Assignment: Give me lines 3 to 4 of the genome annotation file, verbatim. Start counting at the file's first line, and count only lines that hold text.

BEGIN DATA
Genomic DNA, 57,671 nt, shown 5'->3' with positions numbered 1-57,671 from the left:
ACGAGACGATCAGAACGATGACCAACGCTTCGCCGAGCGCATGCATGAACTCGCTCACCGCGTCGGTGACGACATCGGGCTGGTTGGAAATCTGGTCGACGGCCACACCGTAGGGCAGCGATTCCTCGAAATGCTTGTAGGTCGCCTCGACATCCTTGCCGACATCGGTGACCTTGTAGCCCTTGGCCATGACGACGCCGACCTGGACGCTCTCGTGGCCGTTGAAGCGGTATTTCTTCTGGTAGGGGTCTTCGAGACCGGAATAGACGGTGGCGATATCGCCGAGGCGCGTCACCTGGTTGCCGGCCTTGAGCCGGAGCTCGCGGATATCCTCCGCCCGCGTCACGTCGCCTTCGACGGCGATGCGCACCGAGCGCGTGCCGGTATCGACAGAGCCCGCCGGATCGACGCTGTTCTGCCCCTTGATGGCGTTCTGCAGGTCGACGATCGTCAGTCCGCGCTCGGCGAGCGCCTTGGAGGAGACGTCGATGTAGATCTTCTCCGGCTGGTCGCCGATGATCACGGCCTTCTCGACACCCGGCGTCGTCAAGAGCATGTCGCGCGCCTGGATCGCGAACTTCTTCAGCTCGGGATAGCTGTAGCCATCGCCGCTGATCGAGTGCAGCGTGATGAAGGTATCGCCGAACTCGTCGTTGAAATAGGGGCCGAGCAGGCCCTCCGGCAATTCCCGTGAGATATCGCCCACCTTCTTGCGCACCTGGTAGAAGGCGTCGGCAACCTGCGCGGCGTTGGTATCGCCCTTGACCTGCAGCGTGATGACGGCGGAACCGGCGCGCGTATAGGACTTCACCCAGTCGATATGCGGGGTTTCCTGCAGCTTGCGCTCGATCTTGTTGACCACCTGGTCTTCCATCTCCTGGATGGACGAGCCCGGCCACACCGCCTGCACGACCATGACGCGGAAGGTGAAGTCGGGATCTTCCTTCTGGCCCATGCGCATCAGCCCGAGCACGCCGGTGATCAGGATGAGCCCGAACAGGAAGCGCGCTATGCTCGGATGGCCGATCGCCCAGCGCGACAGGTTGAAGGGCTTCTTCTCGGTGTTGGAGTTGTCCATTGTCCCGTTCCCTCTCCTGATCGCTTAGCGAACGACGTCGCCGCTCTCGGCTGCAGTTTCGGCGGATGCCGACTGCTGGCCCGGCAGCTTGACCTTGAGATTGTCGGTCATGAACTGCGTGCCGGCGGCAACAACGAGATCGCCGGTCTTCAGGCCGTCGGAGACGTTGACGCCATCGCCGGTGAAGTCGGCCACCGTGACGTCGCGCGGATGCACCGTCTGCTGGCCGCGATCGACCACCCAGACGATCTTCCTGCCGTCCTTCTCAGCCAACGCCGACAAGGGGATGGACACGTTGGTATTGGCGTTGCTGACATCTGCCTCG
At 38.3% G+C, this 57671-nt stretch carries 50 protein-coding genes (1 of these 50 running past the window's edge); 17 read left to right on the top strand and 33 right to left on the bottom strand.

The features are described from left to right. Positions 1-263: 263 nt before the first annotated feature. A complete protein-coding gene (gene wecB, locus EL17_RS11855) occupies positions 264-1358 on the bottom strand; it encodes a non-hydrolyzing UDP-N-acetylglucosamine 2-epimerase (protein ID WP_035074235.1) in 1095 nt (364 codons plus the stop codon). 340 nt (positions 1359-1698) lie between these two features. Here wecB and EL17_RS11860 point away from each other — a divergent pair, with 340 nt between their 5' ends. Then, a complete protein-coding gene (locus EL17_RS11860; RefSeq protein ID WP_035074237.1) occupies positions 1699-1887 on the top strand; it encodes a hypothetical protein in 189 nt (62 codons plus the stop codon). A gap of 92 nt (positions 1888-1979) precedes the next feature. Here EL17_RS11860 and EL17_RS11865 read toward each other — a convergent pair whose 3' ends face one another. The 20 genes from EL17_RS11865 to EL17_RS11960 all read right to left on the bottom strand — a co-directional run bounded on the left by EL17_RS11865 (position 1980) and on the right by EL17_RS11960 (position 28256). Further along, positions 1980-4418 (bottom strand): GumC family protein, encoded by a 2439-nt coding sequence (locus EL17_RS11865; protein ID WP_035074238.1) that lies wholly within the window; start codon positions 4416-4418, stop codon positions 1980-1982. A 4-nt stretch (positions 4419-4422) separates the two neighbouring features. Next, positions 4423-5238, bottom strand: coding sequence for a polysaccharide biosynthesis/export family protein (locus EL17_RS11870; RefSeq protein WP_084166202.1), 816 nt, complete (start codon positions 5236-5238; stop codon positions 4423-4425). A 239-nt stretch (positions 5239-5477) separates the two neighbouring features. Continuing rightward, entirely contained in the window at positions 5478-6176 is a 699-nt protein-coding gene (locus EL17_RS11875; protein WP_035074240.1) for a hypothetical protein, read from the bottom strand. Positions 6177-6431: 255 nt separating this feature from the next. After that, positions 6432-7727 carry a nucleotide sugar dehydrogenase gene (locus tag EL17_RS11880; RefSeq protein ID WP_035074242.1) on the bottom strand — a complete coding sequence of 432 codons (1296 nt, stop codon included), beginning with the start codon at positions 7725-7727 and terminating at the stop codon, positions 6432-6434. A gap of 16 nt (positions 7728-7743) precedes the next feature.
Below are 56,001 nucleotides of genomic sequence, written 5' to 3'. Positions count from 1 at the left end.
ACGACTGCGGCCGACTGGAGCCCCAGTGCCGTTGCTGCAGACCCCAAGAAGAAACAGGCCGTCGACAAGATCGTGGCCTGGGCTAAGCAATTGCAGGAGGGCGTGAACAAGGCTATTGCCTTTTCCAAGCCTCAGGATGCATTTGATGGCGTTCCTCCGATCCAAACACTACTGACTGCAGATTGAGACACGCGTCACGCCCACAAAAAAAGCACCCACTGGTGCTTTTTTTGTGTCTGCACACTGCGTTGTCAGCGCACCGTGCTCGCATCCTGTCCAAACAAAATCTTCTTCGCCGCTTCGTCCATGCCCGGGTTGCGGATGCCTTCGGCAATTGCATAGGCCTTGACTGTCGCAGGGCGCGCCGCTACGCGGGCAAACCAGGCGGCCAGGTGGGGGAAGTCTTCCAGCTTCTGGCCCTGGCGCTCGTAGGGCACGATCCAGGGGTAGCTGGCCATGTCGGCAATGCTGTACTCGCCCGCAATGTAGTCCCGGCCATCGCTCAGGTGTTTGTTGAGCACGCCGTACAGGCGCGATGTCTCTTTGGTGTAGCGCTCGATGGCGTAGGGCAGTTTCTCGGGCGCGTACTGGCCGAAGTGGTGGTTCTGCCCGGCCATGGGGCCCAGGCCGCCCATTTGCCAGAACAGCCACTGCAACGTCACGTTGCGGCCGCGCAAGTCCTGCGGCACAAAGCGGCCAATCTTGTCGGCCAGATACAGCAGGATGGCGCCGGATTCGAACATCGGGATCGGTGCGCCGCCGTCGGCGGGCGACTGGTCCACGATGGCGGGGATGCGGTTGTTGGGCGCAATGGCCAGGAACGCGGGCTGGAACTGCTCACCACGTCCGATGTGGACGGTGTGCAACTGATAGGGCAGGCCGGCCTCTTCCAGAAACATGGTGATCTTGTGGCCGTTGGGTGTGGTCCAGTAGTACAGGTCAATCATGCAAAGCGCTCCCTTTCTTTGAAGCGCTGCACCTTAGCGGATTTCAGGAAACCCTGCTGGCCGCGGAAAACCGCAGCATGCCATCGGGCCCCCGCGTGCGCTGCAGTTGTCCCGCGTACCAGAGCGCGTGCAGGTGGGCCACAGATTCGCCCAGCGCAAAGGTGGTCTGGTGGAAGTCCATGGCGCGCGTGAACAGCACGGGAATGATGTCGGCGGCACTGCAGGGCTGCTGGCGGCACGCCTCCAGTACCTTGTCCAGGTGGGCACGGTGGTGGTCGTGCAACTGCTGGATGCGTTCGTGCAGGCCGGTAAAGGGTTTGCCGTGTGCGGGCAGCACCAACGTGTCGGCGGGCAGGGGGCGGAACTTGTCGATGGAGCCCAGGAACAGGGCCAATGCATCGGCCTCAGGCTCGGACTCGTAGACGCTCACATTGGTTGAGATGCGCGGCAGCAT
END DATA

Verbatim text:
At 38.3% G+C, this 57671-nt stretch carries 50 protein-coding genes (1 of these 50 running past the window's edge); 17 read left to right on the top strand and 33 right to left on the bottom strand.

The features are described from left to right. Positions 1-263: 263 nt before the first annotated feature. A complete protein-coding gene (gene wecB, locus EL17_RS11855) occupies positions 264-1358 on the bottom strand; it encodes a non-hydrolyzing UDP-N-acetylglucosamine 2-epimerase (protein ID WP_035074235.1) in 1095 nt (364 codons plus the stop codon). 340 nt (positions 1359-1698) lie between these two features. Here wecB and EL17_RS11860 point away from each other — a divergent pair, with 340 nt between their 5' ends. Then, a complete protein-coding gene (locus EL17_RS11860; RefSeq protein ID WP_035074237.1) occupies positions 1699-1887 on the top strand; it encodes a hypothetical protein in 189 nt (62 codons plus the stop codon). A gap of 92 nt (positions 1888-1979) precedes the next feature. Here EL17_RS11860 and EL17_RS11865 read toward each other — a convergent pair whose 3' ends face one another. The 20 genes from EL17_RS11865 to EL17_RS11960 all read right to left on the bottom strand — a co-directional run bounded on the left by EL17_RS11865 (position 1980) and on the right by EL17_RS11960 (position 28256). Further along, positions 1980-4418 (bottom strand): GumC family protein, encoded by a 2439-nt coding sequence (locus EL17_RS11865; protein ID WP_035074238.1) that lies wholly within the window; start codon positions 4416-4418, stop codon positions 1980-1982. A 4-nt stretch (positions 4419-4422) separates the two neighbouring features. Next, positions 4423-5238, bottom strand: coding sequence for a polysaccharide biosynthesis/export family protein (locus EL17_RS11870; RefSeq protein WP_084166202.1), 816 nt, complete (start codon positions 5236-5238; stop codon positions 4423-4425). A 239-nt stretch (positions 5239-5477) separates the two neighbouring features. Continuing rightward, entirely contained in the window at positions 5478-6176 is a 699-nt protein-coding gene (locus EL17_RS11875; protein WP_035074240.1) for a hypothetical protein, read from the bottom strand. Positions 6177-6431: 255 nt separating this feature from the next. After that, positions 6432-7727 carry a nucleotide sugar dehydrogenase gene (locus tag EL17_RS11880; RefSeq protein ID WP_035074242.1) on the bottom strand — a complete coding sequence of 432 codons (1296 nt, stop codon included), beginning with the start codon at positions 7725-7727 and terminating at the stop codon, positions 6432-6434. A gap of 16 nt (positions 7728-7743) precedes the next feature.